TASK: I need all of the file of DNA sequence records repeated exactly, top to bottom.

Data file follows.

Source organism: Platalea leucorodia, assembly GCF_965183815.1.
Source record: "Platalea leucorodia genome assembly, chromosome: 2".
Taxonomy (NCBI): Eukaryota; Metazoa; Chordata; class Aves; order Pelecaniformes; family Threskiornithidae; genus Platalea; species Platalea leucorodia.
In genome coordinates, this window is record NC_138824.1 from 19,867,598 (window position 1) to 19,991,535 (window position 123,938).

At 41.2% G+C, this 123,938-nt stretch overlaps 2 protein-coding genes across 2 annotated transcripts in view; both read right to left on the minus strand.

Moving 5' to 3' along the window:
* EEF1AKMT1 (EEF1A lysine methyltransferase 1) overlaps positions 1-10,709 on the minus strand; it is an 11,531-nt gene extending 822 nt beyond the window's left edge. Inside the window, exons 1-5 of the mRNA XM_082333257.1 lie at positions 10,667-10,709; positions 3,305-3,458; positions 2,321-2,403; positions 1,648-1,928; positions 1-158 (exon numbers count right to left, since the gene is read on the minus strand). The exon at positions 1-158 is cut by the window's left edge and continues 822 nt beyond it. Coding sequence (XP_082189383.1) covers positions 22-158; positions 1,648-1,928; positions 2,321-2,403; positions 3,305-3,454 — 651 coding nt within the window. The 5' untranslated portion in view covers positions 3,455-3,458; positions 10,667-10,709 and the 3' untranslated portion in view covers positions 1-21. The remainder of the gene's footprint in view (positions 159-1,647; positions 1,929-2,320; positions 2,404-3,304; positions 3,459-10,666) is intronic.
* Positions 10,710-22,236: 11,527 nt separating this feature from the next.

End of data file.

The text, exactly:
Source organism: Platalea leucorodia, assembly GCF_965183815.1.
Source record: "Platalea leucorodia genome assembly, chromosome: 2".
Taxonomy (NCBI): Eukaryota; Metazoa; Chordata; class Aves; order Pelecaniformes; family Threskiornithidae; genus Platalea; species Platalea leucorodia.
In genome coordinates, this window is record NC_138824.1 from 19,867,598 (window position 1) to 19,991,535 (window position 123,938).

At 41.2% G+C, this 123,938-nt stretch overlaps 2 protein-coding genes across 2 annotated transcripts in view; both read right to left on the minus strand.

Moving 5' to 3' along the window:
* EEF1AKMT1 (EEF1A lysine methyltransferase 1) overlaps positions 1-10,709 on the minus strand; it is an 11,531-nt gene extending 822 nt beyond the window's left edge. Inside the window, exons 1-5 of the mRNA XM_082333257.1 lie at positions 10,667-10,709; positions 3,305-3,458; positions 2,321-2,403; positions 1,648-1,928; positions 1-158 (exon numbers count right to left, since the gene is read on the minus strand). The exon at positions 1-158 is cut by the window's left edge and continues 822 nt beyond it. Coding sequence (XP_082189383.1) covers positions 22-158; positions 1,648-1,928; positions 2,321-2,403; positions 3,305-3,454 — 651 coding nt within the window. The 5' untranslated portion in view covers positions 3,455-3,458; positions 10,667-10,709 and the 3' untranslated portion in view covers positions 1-21. The remainder of the gene's footprint in view (positions 159-1,647; positions 1,929-2,320; positions 2,404-3,304; positions 3,459-10,666) is intronic.
* Positions 10,710-22,236: 11,527 nt separating this feature from the next.